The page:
So, knowing the scale of Shinjuku station we did our homework. Worked our where the store we wanted should be, what exit would be required and this morning we set out. By paying close attention we wound up exactly where we wanted to be. And at 9:30 on a Saturday morning it was pretty quiet. In fact when we found the yarn store we wanted it wasn’t open yet. Off to Starbuck’s we went – it was up on the second floor of one of the shopping complexes attached to the station. At 10:00 we looked out and saw this:


This is the manager and employees of an eyeglass store. The manager has made a speech and they all bowed to each other. Now they are bowing to the street. They then turned in unison and:


bowed in one direction, then turned and bowed the other way. People are whizzing by, totally indifferent. More talking by the boss, another round or two of bowing and then everyone set off into the store at a run. One guy came out with a broom and pail and swept not the sidewalk but the street in front of the store. Others brought out display racks, signs, a red carpet. Quite a production……

The level of service everywhere is amazing. Huge number of staff in the huge department stores. Often there is a young woman running the elevator in the department store. In full, fashionable uniform. And seeming so totally delighted to see everyone, to explain what was on each floor, to make sure that no one gets caught in the door. Customers are greeted with huge enthusiasm upon entering an establishment and sent off with much thanks upon departure.

I’ve added a new phrase to my limited repertoire. Gochisosama deshita, which means (literally) ‘Thanks to you it was delicious’. This is said to the cook/wait staff/anyone involved at the end of a meal. I find it a real tongue twister to say but I think I’ve finally got it. I sure get a reaction when I try it out. Mostly surprise, but lot’s of ‘Very Good!’ and the occasional clapping of hands. I definitely breaks their reserve!

By time we finished our day around Shinjuku station it was falling dark and the lights were coming up. The streets were crowded, the noise was great – this was what I was expecting from Tokyo!


Friday, November 6, 2009

Even McDonald’s isn’t immune…

Not quite right signage picture for today:


Although, actually, cuppuccinno isn’t a bad name for a coffee!

Oh – and on Monday all the Starbuck’s switched to Christmas mode – decorations, music, Christmas treats, you name it. Whew – not a minute too soon!

A fishy tale. Or, a tale of two cities.

Way back, when my family was living in Toronto we went on a vacation to Connecticut. While we were there we went to the far end of Long Island sound, where the lobster boats come in. One evening we were there when one of the boats arrived. It was full of lobsters, while was interesting and entertaining. But the big buzz on the dock was the fact that they had caught a big tuna. They had called ahead with the details, and the Japanese fish agents were there to meet them. The huge fish was deemed worthy, which meant big bonuses for everyone involved. And the fish was going by 747 from New York to Tokyo to the big fish market. I’ve always remembered that night and that great big fish.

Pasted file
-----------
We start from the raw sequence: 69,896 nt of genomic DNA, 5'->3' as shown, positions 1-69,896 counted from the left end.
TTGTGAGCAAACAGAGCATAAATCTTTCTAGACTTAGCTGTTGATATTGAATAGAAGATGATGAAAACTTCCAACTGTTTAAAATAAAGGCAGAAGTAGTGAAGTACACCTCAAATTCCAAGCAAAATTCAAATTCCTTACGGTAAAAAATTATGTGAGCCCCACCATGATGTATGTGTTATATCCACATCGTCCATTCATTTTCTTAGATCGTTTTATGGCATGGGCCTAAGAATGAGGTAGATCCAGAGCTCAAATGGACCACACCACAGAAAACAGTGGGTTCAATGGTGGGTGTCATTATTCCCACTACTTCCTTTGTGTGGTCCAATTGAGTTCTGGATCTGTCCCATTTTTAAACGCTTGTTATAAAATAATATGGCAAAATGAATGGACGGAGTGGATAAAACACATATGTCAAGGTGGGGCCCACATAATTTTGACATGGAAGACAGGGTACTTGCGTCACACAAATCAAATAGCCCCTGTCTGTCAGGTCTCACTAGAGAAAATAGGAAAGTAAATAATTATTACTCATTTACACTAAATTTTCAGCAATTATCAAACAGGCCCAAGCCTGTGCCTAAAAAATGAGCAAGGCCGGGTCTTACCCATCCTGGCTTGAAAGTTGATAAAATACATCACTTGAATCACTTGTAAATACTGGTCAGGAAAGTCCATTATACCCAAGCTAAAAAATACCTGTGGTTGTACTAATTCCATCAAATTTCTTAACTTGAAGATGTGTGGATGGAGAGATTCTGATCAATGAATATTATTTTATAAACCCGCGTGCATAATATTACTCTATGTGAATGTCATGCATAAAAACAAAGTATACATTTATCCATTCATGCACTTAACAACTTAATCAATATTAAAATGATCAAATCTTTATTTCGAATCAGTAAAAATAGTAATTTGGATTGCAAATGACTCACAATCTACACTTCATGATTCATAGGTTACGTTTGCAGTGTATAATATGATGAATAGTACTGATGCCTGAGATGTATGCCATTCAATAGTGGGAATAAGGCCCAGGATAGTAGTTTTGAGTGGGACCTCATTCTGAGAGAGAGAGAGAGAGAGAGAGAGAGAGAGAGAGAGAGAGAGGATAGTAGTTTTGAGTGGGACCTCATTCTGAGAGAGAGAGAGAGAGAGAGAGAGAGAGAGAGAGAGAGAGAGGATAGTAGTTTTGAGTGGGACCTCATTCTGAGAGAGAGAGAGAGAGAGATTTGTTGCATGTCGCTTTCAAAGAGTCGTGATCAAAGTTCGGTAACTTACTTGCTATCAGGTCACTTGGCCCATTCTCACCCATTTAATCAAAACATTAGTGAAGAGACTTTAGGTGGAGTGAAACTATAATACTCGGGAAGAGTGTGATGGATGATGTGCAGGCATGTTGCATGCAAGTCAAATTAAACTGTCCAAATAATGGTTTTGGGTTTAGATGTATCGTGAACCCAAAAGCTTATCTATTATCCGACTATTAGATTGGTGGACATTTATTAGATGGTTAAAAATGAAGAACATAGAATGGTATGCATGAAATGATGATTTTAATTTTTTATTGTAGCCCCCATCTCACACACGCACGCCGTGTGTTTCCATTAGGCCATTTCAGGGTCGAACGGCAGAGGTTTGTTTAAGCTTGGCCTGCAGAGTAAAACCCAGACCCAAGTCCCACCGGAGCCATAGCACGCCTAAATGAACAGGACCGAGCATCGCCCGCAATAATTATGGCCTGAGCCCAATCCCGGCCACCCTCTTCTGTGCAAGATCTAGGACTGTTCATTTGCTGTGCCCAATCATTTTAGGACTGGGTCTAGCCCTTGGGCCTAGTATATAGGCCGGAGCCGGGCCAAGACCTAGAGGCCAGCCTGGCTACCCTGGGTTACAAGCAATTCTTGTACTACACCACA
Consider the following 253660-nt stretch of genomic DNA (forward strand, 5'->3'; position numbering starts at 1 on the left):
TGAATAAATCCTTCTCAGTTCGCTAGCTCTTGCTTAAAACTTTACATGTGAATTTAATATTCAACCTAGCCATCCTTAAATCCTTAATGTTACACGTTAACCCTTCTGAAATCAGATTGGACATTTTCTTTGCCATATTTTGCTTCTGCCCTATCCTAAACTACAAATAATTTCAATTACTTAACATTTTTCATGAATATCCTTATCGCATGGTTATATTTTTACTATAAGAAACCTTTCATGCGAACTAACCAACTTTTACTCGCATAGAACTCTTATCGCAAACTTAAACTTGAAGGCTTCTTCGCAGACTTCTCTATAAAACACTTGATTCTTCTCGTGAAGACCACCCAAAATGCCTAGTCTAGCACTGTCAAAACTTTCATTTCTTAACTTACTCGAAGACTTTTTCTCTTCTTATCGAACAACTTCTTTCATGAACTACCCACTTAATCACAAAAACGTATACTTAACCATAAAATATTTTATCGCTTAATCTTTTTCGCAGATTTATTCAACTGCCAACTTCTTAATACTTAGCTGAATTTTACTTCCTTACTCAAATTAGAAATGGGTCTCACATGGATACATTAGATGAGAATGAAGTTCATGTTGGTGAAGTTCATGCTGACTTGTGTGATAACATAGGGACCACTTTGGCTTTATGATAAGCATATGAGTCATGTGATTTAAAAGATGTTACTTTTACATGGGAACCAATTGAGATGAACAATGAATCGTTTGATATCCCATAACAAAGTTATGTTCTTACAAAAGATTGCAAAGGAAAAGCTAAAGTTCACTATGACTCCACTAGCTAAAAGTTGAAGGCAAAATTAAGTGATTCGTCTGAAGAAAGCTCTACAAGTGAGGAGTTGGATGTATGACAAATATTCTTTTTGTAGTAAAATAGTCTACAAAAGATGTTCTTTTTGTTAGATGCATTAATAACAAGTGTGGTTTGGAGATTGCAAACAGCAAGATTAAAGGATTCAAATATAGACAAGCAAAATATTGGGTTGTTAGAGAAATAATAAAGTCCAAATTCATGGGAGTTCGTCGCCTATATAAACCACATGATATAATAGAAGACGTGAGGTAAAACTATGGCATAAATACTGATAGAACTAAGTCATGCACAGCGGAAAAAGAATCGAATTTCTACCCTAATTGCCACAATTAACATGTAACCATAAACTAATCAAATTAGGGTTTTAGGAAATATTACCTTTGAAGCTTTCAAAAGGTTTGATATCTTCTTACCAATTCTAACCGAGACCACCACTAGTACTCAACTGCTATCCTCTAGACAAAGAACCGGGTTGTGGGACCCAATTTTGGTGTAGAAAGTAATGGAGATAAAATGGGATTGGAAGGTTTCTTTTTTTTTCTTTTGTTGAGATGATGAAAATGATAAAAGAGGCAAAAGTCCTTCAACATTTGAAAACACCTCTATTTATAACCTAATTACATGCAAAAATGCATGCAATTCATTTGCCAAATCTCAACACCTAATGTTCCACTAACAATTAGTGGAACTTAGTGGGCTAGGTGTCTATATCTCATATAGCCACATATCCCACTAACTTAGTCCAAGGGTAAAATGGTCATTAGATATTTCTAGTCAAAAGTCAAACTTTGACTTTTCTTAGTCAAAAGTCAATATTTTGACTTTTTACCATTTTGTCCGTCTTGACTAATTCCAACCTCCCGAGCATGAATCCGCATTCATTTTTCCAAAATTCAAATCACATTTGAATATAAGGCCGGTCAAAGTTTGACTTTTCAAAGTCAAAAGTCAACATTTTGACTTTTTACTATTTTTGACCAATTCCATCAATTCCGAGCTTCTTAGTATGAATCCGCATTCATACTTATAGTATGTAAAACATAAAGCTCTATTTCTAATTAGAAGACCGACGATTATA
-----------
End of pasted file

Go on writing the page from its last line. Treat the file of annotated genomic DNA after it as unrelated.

This morning we got up at 4:00 to make our pilgrimage to the Tsukji fish market. We greeted the security guy as he opened the door to the subway at 5:00 a,m and waited with other early birds for the first train at 5:20. By 5:45 we were at the correct station. Even down in the subway we could smell fish and a group of tourists all streamed toward the market.

The market day begins at about 3:00 a.m. when the seafood and fish arrive from all over the world. Sometime after 5:00 the auction begins. Tourists have very restricted access to the auction itself, and it is difficult to get to the market early enough – night bus or taxi would do it, or a private tour. Anyhoo, by the time we arrived at 5:50 the auction was complete and the wholesalers were preparing their product. Most impressive and most important was the work on the fresh high quality tuna. These are enormous critters and it takes men with big knives to cut them up. See?



These knives are about 4.5 feet long.  There are also saw like knives to get the party started:


These fish are treated very carefully. As the big pieces are cut off they are carefully transferred to big boards, then moved on to the guys who cut them up into saleable chunks:


The price on this chunk is 7,000 yen per kilo – about $83.00/kilo.

They were still removing the frozen tunas from the auction area when we passed by – a little less gentle with these guys:


They get the band saw treatment. And there is every kind of fish or sea creature that you ever dreamt of on offer:




The market is a hive of activity. Anyone with business there is wearing rubber boots. Everyone else is stepping carefully! These guys are roaring through all over the place: